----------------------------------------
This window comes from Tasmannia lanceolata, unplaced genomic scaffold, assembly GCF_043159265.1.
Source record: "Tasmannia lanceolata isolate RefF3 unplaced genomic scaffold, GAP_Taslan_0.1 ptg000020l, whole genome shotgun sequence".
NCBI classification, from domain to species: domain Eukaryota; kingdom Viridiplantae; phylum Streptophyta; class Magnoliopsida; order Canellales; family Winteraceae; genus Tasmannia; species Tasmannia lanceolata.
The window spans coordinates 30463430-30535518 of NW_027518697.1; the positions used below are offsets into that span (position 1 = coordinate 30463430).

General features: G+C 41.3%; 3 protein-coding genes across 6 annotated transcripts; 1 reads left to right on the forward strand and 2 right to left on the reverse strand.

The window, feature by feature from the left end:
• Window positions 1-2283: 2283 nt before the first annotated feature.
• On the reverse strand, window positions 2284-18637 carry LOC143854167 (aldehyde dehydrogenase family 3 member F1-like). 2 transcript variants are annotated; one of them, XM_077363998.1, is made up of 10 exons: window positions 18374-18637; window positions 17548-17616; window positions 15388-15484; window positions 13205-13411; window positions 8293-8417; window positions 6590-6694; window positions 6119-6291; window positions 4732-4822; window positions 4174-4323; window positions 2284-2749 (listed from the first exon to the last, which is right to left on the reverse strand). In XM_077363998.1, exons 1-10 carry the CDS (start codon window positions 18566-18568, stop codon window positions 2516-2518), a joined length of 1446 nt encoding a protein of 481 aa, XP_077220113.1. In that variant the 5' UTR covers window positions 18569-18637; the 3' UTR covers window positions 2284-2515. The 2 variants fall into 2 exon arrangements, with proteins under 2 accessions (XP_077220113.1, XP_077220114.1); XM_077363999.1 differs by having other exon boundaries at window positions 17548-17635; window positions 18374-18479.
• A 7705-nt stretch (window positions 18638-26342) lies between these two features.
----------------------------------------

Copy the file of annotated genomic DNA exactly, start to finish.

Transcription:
This window comes from Tasmannia lanceolata, unplaced genomic scaffold, assembly GCF_043159265.1.
Source record: "Tasmannia lanceolata isolate RefF3 unplaced genomic scaffold, GAP_Taslan_0.1 ptg000020l, whole genome shotgun sequence".
NCBI classification, from domain to species: domain Eukaryota; kingdom Viridiplantae; phylum Streptophyta; class Magnoliopsida; order Canellales; family Winteraceae; genus Tasmannia; species Tasmannia lanceolata.
The window spans coordinates 30463430-30535518 of NW_027518697.1; the positions used below are offsets into that span (position 1 = coordinate 30463430).

General features: G+C 41.3%; 3 protein-coding genes across 6 annotated transcripts; 1 reads left to right on the forward strand and 2 right to left on the reverse strand.

The window, feature by feature from the left end:
• Window positions 1-2283: 2283 nt before the first annotated feature.
• On the reverse strand, window positions 2284-18637 carry LOC143854167 (aldehyde dehydrogenase family 3 member F1-like). 2 transcript variants are annotated; one of them, XM_077363998.1, is made up of 10 exons: window positions 18374-18637; window positions 17548-17616; window positions 15388-15484; window positions 13205-13411; window positions 8293-8417; window positions 6590-6694; window positions 6119-6291; window positions 4732-4822; window positions 4174-4323; window positions 2284-2749 (listed from the first exon to the last, which is right to left on the reverse strand). In XM_077363998.1, exons 1-10 carry the CDS (start codon window positions 18566-18568, stop codon window positions 2516-2518), a joined length of 1446 nt encoding a protein of 481 aa, XP_077220113.1. In that variant the 5' UTR covers window positions 18569-18637; the 3' UTR covers window positions 2284-2515. The 2 variants fall into 2 exon arrangements, with proteins under 2 accessions (XP_077220113.1, XP_077220114.1); XM_077363999.1 differs by having other exon boundaries at window positions 17548-17635; window positions 18374-18479.
• A 7705-nt stretch (window positions 18638-26342) lies between these two features.